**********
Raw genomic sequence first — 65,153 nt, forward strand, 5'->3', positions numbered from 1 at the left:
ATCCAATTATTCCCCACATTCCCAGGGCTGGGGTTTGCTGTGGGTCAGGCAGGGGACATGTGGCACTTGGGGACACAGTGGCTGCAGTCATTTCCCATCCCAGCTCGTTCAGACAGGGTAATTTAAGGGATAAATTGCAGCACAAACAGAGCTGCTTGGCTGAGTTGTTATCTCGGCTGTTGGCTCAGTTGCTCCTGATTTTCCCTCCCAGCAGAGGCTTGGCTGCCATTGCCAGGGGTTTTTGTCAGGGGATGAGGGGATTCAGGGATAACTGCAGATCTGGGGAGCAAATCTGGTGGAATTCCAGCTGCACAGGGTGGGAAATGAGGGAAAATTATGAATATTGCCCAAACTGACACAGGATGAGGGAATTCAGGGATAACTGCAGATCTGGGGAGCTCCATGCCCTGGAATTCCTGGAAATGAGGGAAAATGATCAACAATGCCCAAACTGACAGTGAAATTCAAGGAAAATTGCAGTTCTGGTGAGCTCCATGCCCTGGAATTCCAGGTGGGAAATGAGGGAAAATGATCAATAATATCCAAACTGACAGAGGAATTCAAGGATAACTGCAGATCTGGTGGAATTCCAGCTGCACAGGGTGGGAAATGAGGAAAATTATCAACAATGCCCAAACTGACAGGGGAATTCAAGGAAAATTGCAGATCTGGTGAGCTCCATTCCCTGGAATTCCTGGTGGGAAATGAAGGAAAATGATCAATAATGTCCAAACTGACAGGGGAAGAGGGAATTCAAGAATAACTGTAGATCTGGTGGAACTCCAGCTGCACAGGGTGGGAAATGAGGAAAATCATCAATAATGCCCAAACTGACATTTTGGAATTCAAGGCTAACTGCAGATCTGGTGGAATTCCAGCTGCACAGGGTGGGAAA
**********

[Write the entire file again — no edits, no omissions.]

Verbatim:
Raw genomic sequence first — 65,153 nt, forward strand, 5'->3', positions numbered from 1 at the left:
ATCCAATTATTCCCCACATTCCCAGGGCTGGGGTTTGCTGTGGGTCAGGCAGGGGACATGTGGCACTTGGGGACACAGTGGCTGCAGTCATTTCCCATCCCAGCTCGTTCAGACAGGGTAATTTAAGGGATAAATTGCAGCACAAACAGAGCTGCTTGGCTGAGTTGTTATCTCGGCTGTTGGCTCAGTTGCTCCTGATTTTCCCTCCCAGCAGAGGCTTGGCTGCCATTGCCAGGGGTTTTTGTCAGGGGATGAGGGGATTCAGGGATAACTGCAGATCTGGGGAGCAAATCTGGTGGAATTCCAGCTGCACAGGGTGGGAAATGAGGGAAAATTATGAATATTGCCCAAACTGACACAGGATGAGGGAATTCAGGGATAACTGCAGATCTGGGGAGCTCCATGCCCTGGAATTCCTGGAAATGAGGGAAAATGATCAACAATGCCCAAACTGACAGTGAAATTCAAGGAAAATTGCAGTTCTGGTGAGCTCCATGCCCTGGAATTCCAGGTGGGAAATGAGGGAAAATGATCAATAATATCCAAACTGACAGAGGAATTCAAGGATAACTGCAGATCTGGTGGAATTCCAGCTGCACAGGGTGGGAAATGAGGAAAATTATCAACAATGCCCAAACTGACAGGGGAATTCAAGGAAAATTGCAGATCTGGTGAGCTCCATTCCCTGGAATTCCTGGTGGGAAATGAAGGAAAATGATCAATAATGTCCAAACTGACAGGGGAAGAGGGAATTCAAGAATAACTGTAGATCTGGTGGAACTCCAGCTGCACAGGGTGGGAAATGAGGAAAATCATCAATAATGCCCAAACTGACATTTTGGAATTCAAGGCTAACTGCAGATCTGGTGGAATTCCAGCTGCACAGGGTGGGAAA